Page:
SunSport Online already counts football as its most popular sport, but with a whopping 21 million unique users a month and the inevitable rise in public interest in the beautiful game, the section should be one of the most popular targets for World Cup-related stories.
While sports such as motorsport, cricket and boxing are covered, it is football that dominates the site's news, video and message boards. 'For The Sun, football is king,' says SunSport online executive sports editor Jim Munro. The journalists, he says, are only interested in football or a major news story from other sports, such as England's cricket team winning The Ashes.
'There isn't a day that goes by without me being offered something to do with sports we simply don't cover,' says Munro. 'It's pointless offering us Britain's lacrosse captain or a rowing exclusive. As much as we sympathise with lesser sports trying to promote their cause, it's not for our audience.'
He and his team have been working on its World Cup coverage for several months and it is games and players that will be central to its agenda.
'You won't be reading vast critiques of the beautiful South African settings in SunSport Online,' says Munro. 'You will get a snappy guide to each venue with a video to match. But that's it. The rest has to be about the games, the players, the managers, the big talking points and controversies and, of course, let's not forget the WAGs.'
The changing media landscape has made the website just as important as its paper counterpart for PROs trying to place a sports-related story.
Mercieca PR, which handles the PR for Puma and its athletes, regularly works with the SunSports online team. PR director Gemma Oakes says: 'As the site has grown over the past year, so too has the opinion of our clients. They now view coverage on SunSport online as valuable as that of coverage within the paper.'
PR professionals should not make the mistake, however, of thinking the same team works online and for the paper, or that coverage in one guarantees coverage in both.
'Anyone who approaches SunSport online purely as a means to get into the paper doesn't really understand its value, influence or reach,' says Frank PR associate director David Fraser. 'The key is to provide them with a range of content, as well as words. They are always on the lookout for great pictures and video.'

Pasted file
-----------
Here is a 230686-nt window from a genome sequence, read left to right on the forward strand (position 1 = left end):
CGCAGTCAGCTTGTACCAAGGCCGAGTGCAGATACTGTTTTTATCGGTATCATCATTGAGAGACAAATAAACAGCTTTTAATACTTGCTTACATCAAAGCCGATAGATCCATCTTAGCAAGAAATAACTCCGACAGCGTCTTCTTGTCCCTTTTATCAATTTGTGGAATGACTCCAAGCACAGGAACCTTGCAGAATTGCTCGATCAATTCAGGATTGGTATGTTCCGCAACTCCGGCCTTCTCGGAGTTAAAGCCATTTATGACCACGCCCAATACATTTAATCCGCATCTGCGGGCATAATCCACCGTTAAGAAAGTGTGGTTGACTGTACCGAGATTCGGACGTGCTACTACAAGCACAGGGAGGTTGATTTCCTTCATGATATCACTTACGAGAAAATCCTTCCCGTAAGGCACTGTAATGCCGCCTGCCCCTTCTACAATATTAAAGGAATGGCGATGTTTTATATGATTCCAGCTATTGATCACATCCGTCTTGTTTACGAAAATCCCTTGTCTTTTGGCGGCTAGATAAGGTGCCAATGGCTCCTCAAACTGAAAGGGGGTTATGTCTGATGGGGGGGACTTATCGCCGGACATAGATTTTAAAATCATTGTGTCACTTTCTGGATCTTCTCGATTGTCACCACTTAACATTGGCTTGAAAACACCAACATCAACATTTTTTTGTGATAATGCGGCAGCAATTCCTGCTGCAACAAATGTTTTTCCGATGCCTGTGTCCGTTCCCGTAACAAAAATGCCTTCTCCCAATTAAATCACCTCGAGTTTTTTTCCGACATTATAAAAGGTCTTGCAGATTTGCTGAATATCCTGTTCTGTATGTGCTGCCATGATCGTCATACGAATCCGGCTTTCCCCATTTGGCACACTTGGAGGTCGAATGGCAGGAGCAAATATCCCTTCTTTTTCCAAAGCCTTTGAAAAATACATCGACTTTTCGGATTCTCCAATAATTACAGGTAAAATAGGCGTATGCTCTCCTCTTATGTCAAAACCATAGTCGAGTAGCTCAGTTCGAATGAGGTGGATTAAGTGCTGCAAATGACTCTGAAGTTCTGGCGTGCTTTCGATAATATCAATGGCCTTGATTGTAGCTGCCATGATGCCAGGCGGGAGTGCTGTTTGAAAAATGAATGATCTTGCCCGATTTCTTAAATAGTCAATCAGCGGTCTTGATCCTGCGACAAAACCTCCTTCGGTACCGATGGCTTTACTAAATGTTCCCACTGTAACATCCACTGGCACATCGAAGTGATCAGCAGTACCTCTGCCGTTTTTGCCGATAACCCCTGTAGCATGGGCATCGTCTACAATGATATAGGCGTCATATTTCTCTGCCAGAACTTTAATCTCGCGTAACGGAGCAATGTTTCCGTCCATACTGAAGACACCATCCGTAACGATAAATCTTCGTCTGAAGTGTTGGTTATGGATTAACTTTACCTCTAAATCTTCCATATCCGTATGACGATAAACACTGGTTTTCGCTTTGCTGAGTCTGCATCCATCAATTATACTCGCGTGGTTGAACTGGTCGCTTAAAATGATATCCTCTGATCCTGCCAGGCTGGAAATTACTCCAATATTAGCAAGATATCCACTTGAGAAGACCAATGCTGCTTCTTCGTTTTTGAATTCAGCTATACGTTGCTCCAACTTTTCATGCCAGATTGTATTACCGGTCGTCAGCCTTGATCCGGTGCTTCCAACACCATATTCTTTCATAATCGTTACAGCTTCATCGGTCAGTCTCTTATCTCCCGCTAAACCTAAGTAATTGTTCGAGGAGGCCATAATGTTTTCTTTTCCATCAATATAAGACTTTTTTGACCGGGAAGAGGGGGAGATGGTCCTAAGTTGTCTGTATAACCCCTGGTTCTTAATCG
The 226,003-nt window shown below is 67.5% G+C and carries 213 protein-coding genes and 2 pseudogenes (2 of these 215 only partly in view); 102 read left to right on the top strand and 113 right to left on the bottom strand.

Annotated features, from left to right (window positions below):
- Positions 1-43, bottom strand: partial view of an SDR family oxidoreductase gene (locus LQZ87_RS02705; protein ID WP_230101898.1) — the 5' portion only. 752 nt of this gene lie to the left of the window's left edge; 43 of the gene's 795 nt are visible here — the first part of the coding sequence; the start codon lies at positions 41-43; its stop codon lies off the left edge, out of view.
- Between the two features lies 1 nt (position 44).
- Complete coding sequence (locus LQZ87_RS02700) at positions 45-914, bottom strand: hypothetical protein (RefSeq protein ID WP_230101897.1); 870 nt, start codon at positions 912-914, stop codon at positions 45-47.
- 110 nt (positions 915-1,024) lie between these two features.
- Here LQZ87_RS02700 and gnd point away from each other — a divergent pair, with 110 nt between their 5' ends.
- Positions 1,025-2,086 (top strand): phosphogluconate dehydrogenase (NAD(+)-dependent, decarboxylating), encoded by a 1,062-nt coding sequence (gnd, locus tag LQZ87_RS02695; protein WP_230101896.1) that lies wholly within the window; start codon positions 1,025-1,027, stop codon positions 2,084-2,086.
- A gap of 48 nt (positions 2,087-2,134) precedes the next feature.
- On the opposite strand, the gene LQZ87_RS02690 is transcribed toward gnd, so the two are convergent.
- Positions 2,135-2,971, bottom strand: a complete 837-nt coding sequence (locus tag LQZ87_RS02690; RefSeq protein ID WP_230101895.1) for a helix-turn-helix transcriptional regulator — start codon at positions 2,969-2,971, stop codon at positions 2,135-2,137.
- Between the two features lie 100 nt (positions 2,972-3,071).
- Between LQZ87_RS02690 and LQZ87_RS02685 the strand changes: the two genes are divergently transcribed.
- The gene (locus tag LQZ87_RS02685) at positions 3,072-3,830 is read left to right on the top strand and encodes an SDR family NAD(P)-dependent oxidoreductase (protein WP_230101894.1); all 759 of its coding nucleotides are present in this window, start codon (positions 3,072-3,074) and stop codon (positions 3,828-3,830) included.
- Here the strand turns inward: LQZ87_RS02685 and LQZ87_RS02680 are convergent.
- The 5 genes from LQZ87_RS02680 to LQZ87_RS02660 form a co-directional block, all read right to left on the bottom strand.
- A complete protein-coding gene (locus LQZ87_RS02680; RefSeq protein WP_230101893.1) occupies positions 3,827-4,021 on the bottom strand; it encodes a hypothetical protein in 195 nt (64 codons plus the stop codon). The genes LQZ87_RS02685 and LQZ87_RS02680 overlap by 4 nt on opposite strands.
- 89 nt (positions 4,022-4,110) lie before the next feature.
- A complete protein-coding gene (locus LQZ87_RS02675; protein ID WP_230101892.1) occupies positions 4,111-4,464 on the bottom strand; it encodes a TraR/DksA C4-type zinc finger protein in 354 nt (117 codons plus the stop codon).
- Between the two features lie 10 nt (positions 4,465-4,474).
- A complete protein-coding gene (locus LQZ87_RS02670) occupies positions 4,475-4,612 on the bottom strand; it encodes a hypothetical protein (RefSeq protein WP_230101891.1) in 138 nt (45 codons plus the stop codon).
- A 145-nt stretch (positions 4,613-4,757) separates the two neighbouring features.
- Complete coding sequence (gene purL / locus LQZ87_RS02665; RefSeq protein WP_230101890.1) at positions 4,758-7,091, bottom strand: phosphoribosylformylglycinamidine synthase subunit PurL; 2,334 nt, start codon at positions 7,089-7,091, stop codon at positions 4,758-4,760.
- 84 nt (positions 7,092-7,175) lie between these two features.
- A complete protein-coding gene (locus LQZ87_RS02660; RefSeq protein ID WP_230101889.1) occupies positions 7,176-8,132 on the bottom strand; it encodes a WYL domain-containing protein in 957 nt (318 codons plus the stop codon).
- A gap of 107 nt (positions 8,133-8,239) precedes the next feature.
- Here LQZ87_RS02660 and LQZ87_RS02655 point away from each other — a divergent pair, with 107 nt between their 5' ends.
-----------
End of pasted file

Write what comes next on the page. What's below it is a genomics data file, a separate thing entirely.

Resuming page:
To win coverage on the site, the message is clear: think multimedia, think online and think (generally) football. Approaches about anything else could be a massive own goal.
Monthly unique users 21.18 million
Frequency updated Stories, videos and other content is uploaded throughout the day
Deadlines to contact newsdesk Mid to late mornings during the week
Contact email@example.com or sunsport firstname.lastname@example.org
A MINUTE WITH ... Jim Munro, executive sports editor, SunSport online
- Is the online readership the same as in the newspaper?
No. There are loyal readers who will use the website to receive their breaking news. But, in general, SunSport Online attracts an audience that is younger than the paper's regular followers and comes from a more upmarket social group. On sport, the readership is highly male-dominated.
- How does SunSport Online's content differ from the paper?
Put simply, we can do everything that print can't do. If a story moves on, we can update it during the day. We can add additional features, comment, pictures and video.
- What is the best advice for PR professionals who want to get their stories online?
Know the beast you are dealing with. It amazes me how many PROs will phone me directly with a proposal, but they have quite clearly never looked at the The Sun Online.
- Any PR pet peeves?
Some PROs phone two minutes after they've sent their email. Why? If you push an editor for an answer on something before he or she has had a chance to consider it properly, that answer is likely to be no. It's also extremely annoying to receive invitations to an event being staged later the same day, when that event has obviously been weeks in the planning. No publication likes to feel it's being dealt with as an afterthought.